Published by Thomas Dunne Books on August 9th 2016
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A beautiful and provocative love story between two unlikely people and the hard-won relationship that elevates them above the Midwestern meth lab backdrop of their lives.
As the daughter of a drug dealer, Wavy knows not to trust people, not even her own parents. It's safer to keep her mouth shut and stay out of sight. Struggling to raise her little brother, Donal, eight-year-old Wavy is the only responsible adult around. Obsessed with the constellations, she finds peace in the starry night sky above the fields behind her house, until one night her star gazing causes an accident. After witnessing his motorcycle wreck, she forms an unusual friendship with one of her father's thugs, Kellen, a tattooed ex-con with a heart of gold.
By the time Wavy is a teenager, her relationship with Kellen is the only tender thing in a brutal world of addicts and debauchery. When tragedy rips Wavy's family apart, a well-meaning aunt steps in, and what is beautiful to Wavy looks ugly under the scrutiny of the outside world. A powerful novel you won’t soon forget, Bryn Greenwood's All the Ugly and Wonderful Things challenges all we know and believe about love.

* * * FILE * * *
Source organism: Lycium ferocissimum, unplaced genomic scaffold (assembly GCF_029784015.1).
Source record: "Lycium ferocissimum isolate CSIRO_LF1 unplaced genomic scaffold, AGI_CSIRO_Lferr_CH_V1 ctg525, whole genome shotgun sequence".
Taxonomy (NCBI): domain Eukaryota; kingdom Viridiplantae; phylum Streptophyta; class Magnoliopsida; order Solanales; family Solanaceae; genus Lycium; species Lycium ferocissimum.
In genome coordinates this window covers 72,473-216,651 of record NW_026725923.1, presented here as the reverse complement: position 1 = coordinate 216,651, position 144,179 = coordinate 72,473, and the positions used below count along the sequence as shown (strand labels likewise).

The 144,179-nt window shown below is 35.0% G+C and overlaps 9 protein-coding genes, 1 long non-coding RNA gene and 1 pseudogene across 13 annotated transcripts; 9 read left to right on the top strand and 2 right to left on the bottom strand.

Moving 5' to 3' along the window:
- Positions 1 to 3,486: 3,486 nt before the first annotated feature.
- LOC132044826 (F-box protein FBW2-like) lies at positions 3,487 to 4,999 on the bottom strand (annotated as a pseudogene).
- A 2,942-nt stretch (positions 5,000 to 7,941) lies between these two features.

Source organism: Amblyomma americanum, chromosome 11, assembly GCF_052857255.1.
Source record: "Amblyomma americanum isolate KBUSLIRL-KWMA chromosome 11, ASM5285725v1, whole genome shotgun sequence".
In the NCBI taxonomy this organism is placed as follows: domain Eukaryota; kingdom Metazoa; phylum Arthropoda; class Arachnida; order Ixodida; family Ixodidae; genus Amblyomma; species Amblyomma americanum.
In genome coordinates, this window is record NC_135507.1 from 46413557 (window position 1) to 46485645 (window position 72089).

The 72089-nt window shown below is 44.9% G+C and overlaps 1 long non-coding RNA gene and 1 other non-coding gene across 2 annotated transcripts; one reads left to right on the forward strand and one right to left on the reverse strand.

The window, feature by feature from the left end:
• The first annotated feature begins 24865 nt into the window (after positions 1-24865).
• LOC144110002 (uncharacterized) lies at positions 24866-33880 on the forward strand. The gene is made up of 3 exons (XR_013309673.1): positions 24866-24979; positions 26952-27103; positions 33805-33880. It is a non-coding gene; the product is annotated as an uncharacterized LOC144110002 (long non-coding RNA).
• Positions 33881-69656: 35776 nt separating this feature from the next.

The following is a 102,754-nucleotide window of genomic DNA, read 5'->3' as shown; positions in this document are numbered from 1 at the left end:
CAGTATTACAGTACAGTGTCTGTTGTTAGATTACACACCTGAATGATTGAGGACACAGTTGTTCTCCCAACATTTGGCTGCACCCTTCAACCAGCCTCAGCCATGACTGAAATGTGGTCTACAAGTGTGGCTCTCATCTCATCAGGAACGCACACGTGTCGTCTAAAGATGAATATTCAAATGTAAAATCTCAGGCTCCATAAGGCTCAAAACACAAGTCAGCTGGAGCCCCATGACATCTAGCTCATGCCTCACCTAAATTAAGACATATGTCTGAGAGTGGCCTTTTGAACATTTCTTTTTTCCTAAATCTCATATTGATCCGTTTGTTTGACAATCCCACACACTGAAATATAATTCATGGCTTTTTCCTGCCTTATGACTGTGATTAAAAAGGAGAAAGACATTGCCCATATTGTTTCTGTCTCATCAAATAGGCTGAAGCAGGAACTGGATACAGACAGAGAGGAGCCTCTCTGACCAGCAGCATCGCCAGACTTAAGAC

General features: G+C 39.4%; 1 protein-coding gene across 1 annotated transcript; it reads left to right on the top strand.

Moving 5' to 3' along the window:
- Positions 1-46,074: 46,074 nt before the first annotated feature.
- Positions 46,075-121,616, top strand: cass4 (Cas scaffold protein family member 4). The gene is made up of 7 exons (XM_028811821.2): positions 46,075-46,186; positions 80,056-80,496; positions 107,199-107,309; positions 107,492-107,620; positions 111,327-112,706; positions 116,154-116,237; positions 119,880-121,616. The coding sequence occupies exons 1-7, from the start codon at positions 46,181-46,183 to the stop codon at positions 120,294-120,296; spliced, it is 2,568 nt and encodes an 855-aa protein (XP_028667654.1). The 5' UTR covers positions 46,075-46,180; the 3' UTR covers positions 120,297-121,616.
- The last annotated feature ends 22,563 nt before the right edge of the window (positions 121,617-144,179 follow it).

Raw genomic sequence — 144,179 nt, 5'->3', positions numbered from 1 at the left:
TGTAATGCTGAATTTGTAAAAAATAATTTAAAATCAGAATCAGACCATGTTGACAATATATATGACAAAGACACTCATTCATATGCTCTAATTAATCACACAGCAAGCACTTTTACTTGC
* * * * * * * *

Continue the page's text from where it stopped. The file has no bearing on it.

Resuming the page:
I still don’t know exactly how I feel about All the Ugly and Wonderful Things, and that’s okay with me. Brynn Greenwood has given birth to an exceptional story that is complex, provocative, and stirring. At the same time, it is uncomfortable and emotionally conflicting. I will say this: You can’t form an opinion about this book strictly based on the blurb.
Wavy is an unwanted eight-year-old at the start of the book, and she’s already very perceptive. The fortitude and self-preservation she exhibits in the face of years of unending degradation and an unimaginable home life is completely awe-inspiring. Her deliverance comes in the form of an unlikely person: Kellan—a burly, rather unattractive ex-con biker. Like Wavy, he has a dark past and is disrespected and diminished in so many ways. My heart softened for this kind, lonely, honest man with low self-esteem.
From the moment they meet, things start to look up for them both. Their bond steadily strengthens even as their paths veer in unexpected ways. It’s a complicated relationship between Wavy and Kellen, as well with other characters. It challenges the reader to toss aside the notion of black and white; right or wrong. A love story between a man and a girl? No way, right? I found some of the actions objectionable, even though there are extenuating circumstances. Other times, I was accepting. I battled back and forth with myself!
You may get to a point where you feel like the story is pushing you outside of your comfort zone. My advice is to keep reading. It is extraordinarily thought-provoking, which I think is one of the highest compliments you can give a book. Bryn Greenwood’s storytelling is superb, and she forces you to open your mind and examine your beliefs and expectations in a multitude of areas. Prepare for the story to be disturbing, beautiful, encouraging, and controversial. In the end, regardless of your opinions, I guarantee All the Ugly and Wonderful Things will make you feel deeply and it will linger with you.